Macfarlanes is currently running an e-mentoring scheme with an East London school. Under the scheme, the firm’s lawyers have been paired with pupils facing their GCSEs in an attempt to demystify the City.
The lawyers do not appear to be pulling their punches: “If this mentoring is going to give you anything worthwhile, I think we need to take it beyond a few lines of greeting every couple of weeks.” So says partner Simon Hillson in one sample email exchange with a 15-year-old GCSE student who has been dragging his heels over his latest assignment. There are 20 staff, including lawyers and support staff, matched with some 35 pupils at the Forest Gate Community School in Newham. The email was the latest in a series of chatty messages encouraging his student to complete their CVs.
“Sometimes it works very well, sometimes it doesn’t work at all and other times it’s difficult to get beyond, ‘Hello, how are you?’,” reports Hillson. “But the idea is to encourage them and open their minds to the world of work, the demands it can make and the possibilities it can offer.”
As well as providing a sounding board for pupils, lawyers and support staff offer career advice. The students also visit Macfarlanes to shadow lawyers and complete exercises in sessions similar to the ones undertaken by prospective trainees on summer schemes.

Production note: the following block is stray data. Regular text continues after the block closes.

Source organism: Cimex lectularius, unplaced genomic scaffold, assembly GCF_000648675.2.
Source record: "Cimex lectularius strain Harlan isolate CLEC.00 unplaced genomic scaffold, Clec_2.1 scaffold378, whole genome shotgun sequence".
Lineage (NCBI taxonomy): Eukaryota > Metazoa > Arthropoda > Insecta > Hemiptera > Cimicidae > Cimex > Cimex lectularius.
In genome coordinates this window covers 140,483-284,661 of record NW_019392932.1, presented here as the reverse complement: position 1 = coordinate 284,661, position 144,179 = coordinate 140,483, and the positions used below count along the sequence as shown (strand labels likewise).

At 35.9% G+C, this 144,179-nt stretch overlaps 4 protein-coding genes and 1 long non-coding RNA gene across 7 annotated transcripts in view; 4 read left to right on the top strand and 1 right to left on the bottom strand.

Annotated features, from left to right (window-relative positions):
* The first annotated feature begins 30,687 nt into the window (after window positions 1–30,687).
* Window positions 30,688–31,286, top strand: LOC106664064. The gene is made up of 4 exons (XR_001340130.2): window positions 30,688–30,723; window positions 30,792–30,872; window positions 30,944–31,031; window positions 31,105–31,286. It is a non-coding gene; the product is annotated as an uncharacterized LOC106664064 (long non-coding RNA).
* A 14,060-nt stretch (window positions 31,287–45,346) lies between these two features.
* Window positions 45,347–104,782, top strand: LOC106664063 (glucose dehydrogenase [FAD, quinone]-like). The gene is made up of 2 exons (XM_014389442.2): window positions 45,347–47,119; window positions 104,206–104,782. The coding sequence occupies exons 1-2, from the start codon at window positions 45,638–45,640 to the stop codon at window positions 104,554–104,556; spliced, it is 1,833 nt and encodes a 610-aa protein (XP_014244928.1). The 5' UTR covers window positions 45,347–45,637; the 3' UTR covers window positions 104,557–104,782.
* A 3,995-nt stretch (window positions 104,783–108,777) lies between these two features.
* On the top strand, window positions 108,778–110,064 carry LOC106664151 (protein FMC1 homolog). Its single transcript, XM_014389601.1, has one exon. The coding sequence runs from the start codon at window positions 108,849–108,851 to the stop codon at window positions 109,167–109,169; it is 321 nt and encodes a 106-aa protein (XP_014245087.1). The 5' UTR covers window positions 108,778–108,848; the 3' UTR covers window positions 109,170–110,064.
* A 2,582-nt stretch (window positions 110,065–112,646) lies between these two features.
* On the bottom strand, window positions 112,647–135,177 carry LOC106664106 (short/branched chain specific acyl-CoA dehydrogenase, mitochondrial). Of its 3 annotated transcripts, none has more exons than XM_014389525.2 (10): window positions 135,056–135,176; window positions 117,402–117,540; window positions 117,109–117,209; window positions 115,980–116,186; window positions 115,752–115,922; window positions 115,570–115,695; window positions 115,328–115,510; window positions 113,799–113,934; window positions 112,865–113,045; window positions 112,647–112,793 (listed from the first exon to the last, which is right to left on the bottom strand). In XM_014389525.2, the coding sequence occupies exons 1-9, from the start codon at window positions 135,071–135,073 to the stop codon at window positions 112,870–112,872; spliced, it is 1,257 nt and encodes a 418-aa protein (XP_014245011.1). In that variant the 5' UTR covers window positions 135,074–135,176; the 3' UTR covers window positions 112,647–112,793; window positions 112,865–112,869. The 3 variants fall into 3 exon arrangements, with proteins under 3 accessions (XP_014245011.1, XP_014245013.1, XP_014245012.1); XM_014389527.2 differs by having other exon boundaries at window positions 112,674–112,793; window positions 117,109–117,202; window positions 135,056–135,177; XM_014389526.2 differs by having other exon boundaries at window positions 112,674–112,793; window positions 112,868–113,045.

Macfarlanes has been working with the school for four years after becoming involved through the ‘Heart of the City’ initiative. This was launched in 2000 by the Bank of England, the Financial Services Authority and the Corporation of London to encourage City organisations to become more involved in their communities. This particular scheme was organised by the Newham Educational Business Partnership and funded by Newham Council.
Hillson admits that the project had “a slow start” after problems with the IT and pupils not being given the time to correspond at school. “But over the last year it’s got much better and it’s feeding off its own success to a certain extent,” he says.
“Most people think of pro bono in terms of what lawyers can do, which may mean you end up with this ‘us and them’ approach,” Hillson continues. “One great advantage of e-mentoring is that it isn’t particularly legally orientated.” There are secretaries and librarians involved as well as assistant solicitors and two partners.
The exercise is not just about providing assistance to young people in a deprived part of London, nor is it about encouraging students to become lawyers. “A project like this looks to the future of the City and the kind of people who’ll work there. It’s trying to raise expectations and ambitions,” Hillson says. “We’re trying to show that we’re all human beings like everyone else, and so 14-year-olds can see that it isn’t a place full of stuck-up people who sit around in wine bars.”